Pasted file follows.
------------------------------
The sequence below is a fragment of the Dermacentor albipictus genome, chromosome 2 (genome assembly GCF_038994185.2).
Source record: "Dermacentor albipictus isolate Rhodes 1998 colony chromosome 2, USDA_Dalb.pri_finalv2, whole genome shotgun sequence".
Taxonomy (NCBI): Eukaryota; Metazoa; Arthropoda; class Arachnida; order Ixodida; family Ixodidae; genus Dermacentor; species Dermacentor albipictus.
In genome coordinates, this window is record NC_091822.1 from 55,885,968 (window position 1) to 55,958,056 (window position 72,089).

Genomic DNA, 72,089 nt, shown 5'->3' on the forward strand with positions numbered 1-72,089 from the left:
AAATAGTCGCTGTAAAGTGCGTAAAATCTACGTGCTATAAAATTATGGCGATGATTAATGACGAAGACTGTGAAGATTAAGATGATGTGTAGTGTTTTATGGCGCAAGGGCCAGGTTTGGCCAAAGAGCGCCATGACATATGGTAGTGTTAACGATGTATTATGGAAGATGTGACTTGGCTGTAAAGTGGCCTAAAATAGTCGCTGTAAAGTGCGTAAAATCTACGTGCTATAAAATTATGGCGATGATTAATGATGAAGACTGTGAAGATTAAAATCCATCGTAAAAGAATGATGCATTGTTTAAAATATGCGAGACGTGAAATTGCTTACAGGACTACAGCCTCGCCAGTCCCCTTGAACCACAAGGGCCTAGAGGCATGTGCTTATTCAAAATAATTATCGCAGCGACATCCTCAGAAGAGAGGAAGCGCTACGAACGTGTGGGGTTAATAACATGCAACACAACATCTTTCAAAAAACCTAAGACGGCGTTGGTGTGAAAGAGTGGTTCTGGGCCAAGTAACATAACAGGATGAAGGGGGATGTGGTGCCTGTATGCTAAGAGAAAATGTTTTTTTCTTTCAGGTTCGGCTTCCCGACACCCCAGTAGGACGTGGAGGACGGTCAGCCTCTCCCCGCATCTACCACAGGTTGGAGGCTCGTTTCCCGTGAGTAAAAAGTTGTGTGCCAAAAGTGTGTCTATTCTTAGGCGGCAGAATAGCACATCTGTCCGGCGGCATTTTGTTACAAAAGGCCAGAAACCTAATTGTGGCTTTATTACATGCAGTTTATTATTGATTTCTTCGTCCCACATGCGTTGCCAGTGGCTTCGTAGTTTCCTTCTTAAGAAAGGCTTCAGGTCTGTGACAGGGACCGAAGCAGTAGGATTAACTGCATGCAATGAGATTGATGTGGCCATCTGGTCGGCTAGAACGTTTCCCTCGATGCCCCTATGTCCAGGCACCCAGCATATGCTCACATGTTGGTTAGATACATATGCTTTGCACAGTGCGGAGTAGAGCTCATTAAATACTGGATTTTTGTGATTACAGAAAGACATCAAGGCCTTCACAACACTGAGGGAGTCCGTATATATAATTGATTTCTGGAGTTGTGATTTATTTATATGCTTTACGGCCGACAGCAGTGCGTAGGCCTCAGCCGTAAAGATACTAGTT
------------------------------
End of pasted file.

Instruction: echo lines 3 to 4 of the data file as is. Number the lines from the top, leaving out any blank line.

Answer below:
Taxonomy (NCBI): Eukaryota; Metazoa; Arthropoda; class Arachnida; order Ixodida; family Ixodidae; genus Dermacentor; species Dermacentor albipictus.
In genome coordinates, this window is record NC_091822.1 from 55,885,968 (window position 1) to 55,958,056 (window position 72,089).